Hindi films had their own version of ghosts- beautiful women clad in white sarees with jingling anklets and flowing hair often on a swing ( remember Madhubala singing " Ayega Ayega...!"). Some film makers have tried to vary the format and so we had Dimple Kapadia clad in dark robes holding a lantern in Gulzar's "Lekin". But somehow the setting was always the same - huge mansions or colonial houses surrounded by trees with the ghost making its appears on a windy, rainy night.

Ruskin Bond is another favourite of mine where ghost stories are concerned. He is probably the only Indian author  who has written about "railway ghost stories"!

But coming back to our main protagonist - the ghost...! I am not really sure what to make of it. I mean the rational mind does not accept this but there are irrational moments in our lives when we allow ourselves to be governed by our fears. For e.g whenever I read a particularly scary ghost story, I keep imagining things that definitely do not exist!  I saw a program on Discovery channel once which was about a haunted house and one of the statements made was " Ghosts draw  their power from our fears".

People at home have a wonderful time playing on my fear of ghosts. We live in this old rambling house with dark corridors. One of my husband's favourite activities is to lie in wait for me outside a corridor that leads up to the bathroom so that when I switch off the bathroom light I would bang right into him in the corridor and scream out in fear...! The daughter is also beginning to enjoy these encounters.

I remember while in college a group of us were trying to summon a spirit. We positioned ourselves in a dark corner of the college building ( which was deserted except for a few cupboards) and tried to concentrate on a spirit. Suddenly, we heard a shuffling sound behind one of the cupboards and before anyone could mention the "G" of a ghost I got up and ran away from the spot..! Ofcourse, none of my other friends were that silly..some of them went  to investigate and guess what they found? A couple in action behind one of the cupboards- we had apparently invaded their secret rendevouz. This story is one of the most popular one among my batch mates- I am sure I must be known as that girl who was scared of ghosts!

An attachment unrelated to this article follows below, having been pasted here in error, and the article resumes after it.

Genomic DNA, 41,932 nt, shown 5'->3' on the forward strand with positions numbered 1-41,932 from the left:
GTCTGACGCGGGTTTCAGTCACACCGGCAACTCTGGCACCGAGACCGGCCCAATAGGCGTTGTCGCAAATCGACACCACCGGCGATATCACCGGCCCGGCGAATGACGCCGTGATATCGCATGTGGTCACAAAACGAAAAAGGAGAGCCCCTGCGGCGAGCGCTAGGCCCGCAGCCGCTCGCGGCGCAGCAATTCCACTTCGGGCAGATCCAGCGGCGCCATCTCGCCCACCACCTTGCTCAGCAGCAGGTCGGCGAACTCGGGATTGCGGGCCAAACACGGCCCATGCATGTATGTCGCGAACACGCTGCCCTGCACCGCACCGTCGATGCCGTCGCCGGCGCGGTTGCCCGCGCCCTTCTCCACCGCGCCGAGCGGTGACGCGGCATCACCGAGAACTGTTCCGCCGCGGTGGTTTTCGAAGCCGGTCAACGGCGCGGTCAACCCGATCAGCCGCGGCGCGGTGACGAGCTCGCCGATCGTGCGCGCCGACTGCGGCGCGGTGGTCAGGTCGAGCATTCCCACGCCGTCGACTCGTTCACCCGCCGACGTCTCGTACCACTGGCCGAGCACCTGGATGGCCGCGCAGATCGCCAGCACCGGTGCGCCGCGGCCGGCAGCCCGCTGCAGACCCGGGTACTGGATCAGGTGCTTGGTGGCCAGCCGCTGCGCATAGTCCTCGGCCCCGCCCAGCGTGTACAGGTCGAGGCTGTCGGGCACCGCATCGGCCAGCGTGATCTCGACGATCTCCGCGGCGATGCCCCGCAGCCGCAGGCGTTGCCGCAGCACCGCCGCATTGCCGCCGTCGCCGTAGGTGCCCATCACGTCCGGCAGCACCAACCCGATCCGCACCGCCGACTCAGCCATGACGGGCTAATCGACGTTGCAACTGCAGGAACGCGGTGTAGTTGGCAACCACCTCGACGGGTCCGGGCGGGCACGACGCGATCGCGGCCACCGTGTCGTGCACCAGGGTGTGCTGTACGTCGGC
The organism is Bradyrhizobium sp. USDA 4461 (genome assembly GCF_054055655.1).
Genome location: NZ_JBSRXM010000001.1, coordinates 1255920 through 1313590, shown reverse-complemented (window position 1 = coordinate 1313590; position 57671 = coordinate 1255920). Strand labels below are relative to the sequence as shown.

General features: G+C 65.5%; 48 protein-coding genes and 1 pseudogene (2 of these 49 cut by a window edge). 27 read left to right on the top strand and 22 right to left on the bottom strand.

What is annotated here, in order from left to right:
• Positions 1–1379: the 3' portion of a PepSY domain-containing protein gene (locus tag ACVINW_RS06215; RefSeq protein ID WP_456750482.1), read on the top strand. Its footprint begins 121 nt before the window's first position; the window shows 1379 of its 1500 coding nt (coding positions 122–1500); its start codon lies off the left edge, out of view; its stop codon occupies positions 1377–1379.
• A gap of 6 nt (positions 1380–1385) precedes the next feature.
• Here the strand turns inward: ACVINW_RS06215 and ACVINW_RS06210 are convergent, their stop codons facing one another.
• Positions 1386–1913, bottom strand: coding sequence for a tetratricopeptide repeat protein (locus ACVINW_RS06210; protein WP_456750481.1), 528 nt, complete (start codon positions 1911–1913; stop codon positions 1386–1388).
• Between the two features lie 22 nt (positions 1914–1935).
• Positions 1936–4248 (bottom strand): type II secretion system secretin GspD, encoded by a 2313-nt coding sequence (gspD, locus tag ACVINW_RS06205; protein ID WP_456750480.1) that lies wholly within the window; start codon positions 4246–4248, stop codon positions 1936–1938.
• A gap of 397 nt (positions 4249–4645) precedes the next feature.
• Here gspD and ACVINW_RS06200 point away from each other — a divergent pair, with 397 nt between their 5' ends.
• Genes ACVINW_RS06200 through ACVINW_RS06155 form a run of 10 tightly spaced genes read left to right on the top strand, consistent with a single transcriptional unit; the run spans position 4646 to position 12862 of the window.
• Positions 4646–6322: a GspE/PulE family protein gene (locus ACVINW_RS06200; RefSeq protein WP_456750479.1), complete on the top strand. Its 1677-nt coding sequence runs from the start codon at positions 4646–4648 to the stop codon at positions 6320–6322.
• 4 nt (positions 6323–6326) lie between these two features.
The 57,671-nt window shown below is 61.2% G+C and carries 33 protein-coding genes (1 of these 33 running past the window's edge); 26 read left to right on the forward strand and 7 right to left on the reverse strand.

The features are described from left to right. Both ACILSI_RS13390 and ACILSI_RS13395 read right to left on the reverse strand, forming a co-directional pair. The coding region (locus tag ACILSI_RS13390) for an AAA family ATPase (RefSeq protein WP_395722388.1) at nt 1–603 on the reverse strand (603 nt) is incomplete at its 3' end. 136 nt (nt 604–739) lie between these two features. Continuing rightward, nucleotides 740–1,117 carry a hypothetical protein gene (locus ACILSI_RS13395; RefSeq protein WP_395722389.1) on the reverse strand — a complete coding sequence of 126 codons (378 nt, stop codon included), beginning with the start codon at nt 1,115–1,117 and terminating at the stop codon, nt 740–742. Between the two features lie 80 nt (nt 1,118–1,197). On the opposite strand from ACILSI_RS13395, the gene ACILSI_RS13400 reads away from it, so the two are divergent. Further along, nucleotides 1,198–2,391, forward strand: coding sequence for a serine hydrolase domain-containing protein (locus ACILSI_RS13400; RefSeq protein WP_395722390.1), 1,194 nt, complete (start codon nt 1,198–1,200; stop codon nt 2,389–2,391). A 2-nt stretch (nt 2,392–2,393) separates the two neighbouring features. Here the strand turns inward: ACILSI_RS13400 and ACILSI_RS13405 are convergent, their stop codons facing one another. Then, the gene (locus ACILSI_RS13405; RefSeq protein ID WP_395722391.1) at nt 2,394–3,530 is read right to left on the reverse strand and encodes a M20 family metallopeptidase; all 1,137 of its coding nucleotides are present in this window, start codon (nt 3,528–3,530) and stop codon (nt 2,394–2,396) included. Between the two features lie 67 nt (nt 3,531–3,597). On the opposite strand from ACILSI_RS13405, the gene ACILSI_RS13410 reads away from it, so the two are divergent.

That I am scared of ghosts is a reality..! I remember watching a film called " The entity" which was about a ghost but you never saw anything faintly resembling a ghost throught the film- it was only the background music and other sound effects that were used to instil a sense of fear.  I still shiver when I remember that scene of  doorknob turning and a door opening by itself!

So if you beleive in ghosts this is not the right blog for you to read...! If you do not ,, then you can laugh and comment about how silly some people can get! But sure , please share your comments and if you have any experiences I would love to read about them...

Good night and hope you have no ghostly nighmares!

Friday, March 18, 2011 11 comments

The "Kill Joys"

This post is dedicated to all the "Kill Joys" of this world.!

Don't know what it means? Come on, I am sure you have met as many as I have ( provided ofcourse you are as old as I am or who knows... you may have been lucky enough to meet double the number in half the number of years .. it all depends!)

Remember those teachers back in school who used to turn excursions into some kind of torture? We could not sit with our friends , we could not talk or laugh in public ? "Don't ... Don't...." was all that we used to hear!

Recently while clearing out an old cupboard I stumbled onto a "school handbook" belonging to my husband when he was in the 12th standard.. Now this is what I call a "how to" book for all the "Kill Joys" of this world. Let me give you a taste of some of the gems that we found